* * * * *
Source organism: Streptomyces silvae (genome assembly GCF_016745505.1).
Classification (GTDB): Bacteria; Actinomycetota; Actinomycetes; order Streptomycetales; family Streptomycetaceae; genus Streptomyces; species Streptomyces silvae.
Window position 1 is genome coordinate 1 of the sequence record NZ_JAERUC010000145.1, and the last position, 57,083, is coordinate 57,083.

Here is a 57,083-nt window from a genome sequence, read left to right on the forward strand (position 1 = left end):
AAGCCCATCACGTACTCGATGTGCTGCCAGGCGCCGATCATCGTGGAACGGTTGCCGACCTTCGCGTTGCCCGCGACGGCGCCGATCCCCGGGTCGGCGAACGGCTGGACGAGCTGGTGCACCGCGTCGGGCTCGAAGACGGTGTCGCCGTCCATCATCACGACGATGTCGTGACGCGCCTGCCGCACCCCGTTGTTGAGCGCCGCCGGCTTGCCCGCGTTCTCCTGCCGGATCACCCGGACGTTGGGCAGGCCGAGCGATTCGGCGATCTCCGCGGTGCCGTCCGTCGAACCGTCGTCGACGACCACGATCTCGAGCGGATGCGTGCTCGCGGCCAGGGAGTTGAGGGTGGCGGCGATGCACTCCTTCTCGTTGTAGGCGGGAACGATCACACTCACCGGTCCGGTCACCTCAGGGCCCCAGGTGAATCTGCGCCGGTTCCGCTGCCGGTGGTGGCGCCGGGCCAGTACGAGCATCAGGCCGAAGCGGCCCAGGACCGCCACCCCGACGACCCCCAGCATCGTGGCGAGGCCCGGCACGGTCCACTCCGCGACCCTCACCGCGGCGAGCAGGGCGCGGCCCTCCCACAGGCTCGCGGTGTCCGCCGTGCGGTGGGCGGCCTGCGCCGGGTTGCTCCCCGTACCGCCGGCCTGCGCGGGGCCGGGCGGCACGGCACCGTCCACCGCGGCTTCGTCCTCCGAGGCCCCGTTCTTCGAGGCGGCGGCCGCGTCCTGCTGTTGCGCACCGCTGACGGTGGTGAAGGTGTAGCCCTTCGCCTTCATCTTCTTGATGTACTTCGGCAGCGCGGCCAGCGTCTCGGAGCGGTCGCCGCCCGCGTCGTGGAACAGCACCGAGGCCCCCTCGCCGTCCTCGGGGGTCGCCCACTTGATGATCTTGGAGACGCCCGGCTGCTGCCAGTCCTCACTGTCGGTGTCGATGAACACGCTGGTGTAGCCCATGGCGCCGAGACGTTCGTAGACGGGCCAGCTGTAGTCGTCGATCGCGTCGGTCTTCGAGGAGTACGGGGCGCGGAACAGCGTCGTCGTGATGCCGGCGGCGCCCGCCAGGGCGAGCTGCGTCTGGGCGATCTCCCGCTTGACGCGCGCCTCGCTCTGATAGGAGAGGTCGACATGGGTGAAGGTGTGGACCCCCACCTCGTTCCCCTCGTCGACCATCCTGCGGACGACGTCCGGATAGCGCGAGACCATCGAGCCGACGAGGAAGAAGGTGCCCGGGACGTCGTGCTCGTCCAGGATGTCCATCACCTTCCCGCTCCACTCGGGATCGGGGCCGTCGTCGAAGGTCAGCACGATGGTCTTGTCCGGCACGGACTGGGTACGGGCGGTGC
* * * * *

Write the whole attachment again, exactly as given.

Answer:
Source organism: Streptomyces silvae (genome assembly GCF_016745505.1).
Classification (GTDB): Bacteria; Actinomycetota; Actinomycetes; order Streptomycetales; family Streptomycetaceae; genus Streptomyces; species Streptomyces silvae.
Window position 1 is genome coordinate 1 of the sequence record NZ_JAERUC010000145.1, and the last position, 57,083, is coordinate 57,083.

Here is a 57,083-nt window from a genome sequence, read left to right on the forward strand (position 1 = left end):
AAGCCCATCACGTACTCGATGTGCTGCCAGGCGCCGATCATCGTGGAACGGTTGCCGACCTTCGCGTTGCCCGCGACGGCGCCGATCCCCGGGTCGGCGAACGGCTGGACGAGCTGGTGCACCGCGTCGGGCTCGAAGACGGTGTCGCCGTCCATCATCACGACGATGTCGTGACGCGCCTGCCGCACCCCGTTGTTGAGCGCCGCCGGCTTGCCCGCGTTCTCCTGCCGGATCACCCGGACGTTGGGCAGGCCGAGCGATTCGGCGATCTCCGCGGTGCCGTCCGTCGAACCGTCGTCGACGACCACGATCTCGAGCGGATGCGTGCTCGCGGCCAGGGAGTTGAGGGTGGCGGCGATGCACTCCTTCTCGTTGTAGGCGGGAACGATCACACTCACCGGTCCGGTCACCTCAGGGCCCCAGGTGAATCTGCGCCGGTTCCGCTGCCGGTGGTGGCGCCGGGCCAGTACGAGCATCAGGCCGAAGCGGCCCAGGACCGCCACCCCGACGACCCCCAGCATCGTGGCGAGGCCCGGCACGGTCCACTCCGCGACCCTCACCGCGGCGAGCAGGGCGCGGCCCTCCCACAGGCTCGCGGTGTCCGCCGTGCGGTGGGCGGCCTGCGCCGGGTTGCTCCCCGTACCGCCGGCCTGCGCGGGGCCGGGCGGCACGGCACCGTCCACCGCGGCTTCGTCCTCCGAGGCCCCGTTCTTCGAGGCGGCGGCCGCGTCCTGCTGTTGCGCACCGCTGACGGTGGTGAAGGTGTAGCCCTTCGCCTTCATCTTCTTGATGTACTTCGGCAGCGCGGCCAGCGTCTCGGAGCGGTCGCCGCCCGCGTCGTGGAACAGCACCGAGGCCCCCTCGCCGTCCTCGGGGGTCGCCCACTTGATGATCTTGGAGACGCCCGGCTGCTGCCAGTCCTCACTGTCGGTGTCGATGAACACGCTGGTGTAGCCCATGGCGCCGAGACGTTCGTAGACGGGCCAGCTGTAGTCGTCGATCGCGTCGGTCTTCGAGGAGTACGGGGCGCGGAACAGCGTCGTCGTGATGCCGGCGGCGCCCGCCAGGGCGAGCTGCGTCTGGGCGATCTCCCGCTTGACGCGCGCCTCGCTCTGATAGGAGAGGTCGACATGGGTGAAGGTGTGGACCCCCACCTCGTTCCCCTCGTCGACCATCCTGCGGACGACGTCCGGATAGCGCGAGACCATCGAGCCGACGAGGAAGAAGGTGCCCGGGACGTCGTGCTCGTCCAGGATGTCCATCACCTTCCCGCTCCACTCGGGATCGGGGCCGTCGTCGAAGGTCAGCACGATGGTCTTGTCCGGCACGGACTGGGTACGGGCGGTGC